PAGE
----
Crime Mob’s Princess appears to approve of the Atlanta group’s iconic anthem “Knuck If You Buck” being used in a new movie starring Regina Hall & Sterling K. Brown.
Honk For Jesus. Save Your Soul. is a satirical comedy directed by Adamma Ebo that provides an uncomfortable look at the Black church. Brown plays Lee-Curtis Childs, a closeted pastor accused of sexual misconduct, while Hall takes on the role of his wife Trinitie Childs.
Styled as a mockumentary, the film follows the couple’s struggle to reopen their church following the public backlash from the aforementioned scandal involving Lee-Curtis.
In one scene, the husband and wife duo drop the holier-than-thou act for a moment and get crunk to Crime Mob’s “Knuck If You Buck” one evening while driving home from the church.
Sterling K. Brown’s character takes on Lil Jay’s opening verse, rapping every single lyric with grit and tenacity. His performance is followed by Regina Hall’s character spitting Princess’ bars, complete with flailing hands and a mean-mug.
“Yeah, we knuckin’ and buckin’ and ready to fight/ I betcha I’ma throw them things, so haters best to think twice/ See, me, I ain’t nothing nice, and Crime Mob, it ain’t no stopping/ It be like Saddam Hussein, Hitler, and Osama bin Laden,” Trinitie Childs raps as her husband drives.
View this post on Instagram
Impressed by the pair’s performance, Princess took to Instagram to respond to the scene and acknowledge God’s sense of humor.
“My parents always said we need to use our talents for the Lord,” she wrote alongside the clip. “#honkforjesus was filmed on flat shoals pkwy in Decatur ga, at the old Cathedral church…. Well known on the Eastside…. @[email protected] are rapping #knuckifyoubuck.”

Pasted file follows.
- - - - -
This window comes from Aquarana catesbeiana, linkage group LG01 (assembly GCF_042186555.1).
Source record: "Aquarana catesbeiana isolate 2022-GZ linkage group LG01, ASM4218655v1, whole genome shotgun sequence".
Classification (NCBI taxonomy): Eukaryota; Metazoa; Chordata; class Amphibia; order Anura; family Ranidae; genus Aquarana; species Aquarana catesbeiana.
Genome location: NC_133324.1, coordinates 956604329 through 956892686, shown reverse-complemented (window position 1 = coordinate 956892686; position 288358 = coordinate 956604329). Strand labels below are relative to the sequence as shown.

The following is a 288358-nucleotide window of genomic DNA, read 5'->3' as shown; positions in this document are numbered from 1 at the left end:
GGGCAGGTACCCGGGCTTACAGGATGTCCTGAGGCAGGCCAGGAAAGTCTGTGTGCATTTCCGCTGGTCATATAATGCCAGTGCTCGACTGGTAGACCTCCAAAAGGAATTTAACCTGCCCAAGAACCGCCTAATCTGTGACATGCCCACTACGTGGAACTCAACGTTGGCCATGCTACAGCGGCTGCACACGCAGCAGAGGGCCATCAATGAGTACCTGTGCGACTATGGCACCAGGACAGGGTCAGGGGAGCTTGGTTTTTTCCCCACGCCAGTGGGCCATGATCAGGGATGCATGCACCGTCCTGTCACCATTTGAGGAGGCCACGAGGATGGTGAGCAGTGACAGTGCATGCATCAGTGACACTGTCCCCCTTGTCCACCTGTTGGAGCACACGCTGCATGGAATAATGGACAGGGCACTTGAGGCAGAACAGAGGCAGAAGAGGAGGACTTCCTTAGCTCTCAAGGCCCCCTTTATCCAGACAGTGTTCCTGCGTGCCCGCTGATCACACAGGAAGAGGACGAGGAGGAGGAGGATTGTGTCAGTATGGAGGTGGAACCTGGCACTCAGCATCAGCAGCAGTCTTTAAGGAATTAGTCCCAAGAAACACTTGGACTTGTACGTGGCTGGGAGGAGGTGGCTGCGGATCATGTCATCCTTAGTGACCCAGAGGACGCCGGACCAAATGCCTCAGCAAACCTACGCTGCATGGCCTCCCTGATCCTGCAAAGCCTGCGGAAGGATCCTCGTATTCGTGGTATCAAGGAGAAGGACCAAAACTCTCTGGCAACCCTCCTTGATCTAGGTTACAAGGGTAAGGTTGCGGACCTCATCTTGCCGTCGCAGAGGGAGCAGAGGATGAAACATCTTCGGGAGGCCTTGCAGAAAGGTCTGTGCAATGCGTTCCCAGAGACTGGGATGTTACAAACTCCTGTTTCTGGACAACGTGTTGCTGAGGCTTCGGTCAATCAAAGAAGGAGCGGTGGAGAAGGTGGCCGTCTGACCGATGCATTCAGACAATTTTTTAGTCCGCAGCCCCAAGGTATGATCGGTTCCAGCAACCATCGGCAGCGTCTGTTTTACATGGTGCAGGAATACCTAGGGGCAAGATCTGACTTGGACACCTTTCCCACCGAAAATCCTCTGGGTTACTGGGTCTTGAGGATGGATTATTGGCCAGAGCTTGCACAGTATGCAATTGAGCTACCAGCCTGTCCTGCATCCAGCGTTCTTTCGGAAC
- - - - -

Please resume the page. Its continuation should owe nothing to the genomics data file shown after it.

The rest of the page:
She added: “The movie airs the same weekend we did our first show…. If you don’t think God has a sense of humor… ??? Y’all go watch it in theaters and on @peacocktv.”
“Knuck If You Buck” was released in 2004 as the first single from Crime Mob’s eponymous debut studio album. Produced by Lil Jay and featuring Lil Scrappy, the single peaked at No. 76 on the Billboard Hot 100 and was certified platinum in June 2006.
Meanwhile, last year, Duke Deuce called out Lil Scrappy for his stance on crunk music questioning his credibility as far as speaking on the origins and history of one of the South’s most influential sonic trends of the early 2000s.
Duke re-posted a TikTok green screen video featuring a snippet of Scrappy’s Breakfast Club interview, seemingly denouncing the “Money In The Bank” rapper’s position on the resurgence of the Memphis-bred brand of crunk music popularized by artists such as Three 6 Mafia and 8Ball & MJG.
“WITH ALL DO RESPECT @breakfastclubam COME TO THE KING NEXT TIME,” he demanded in the caption.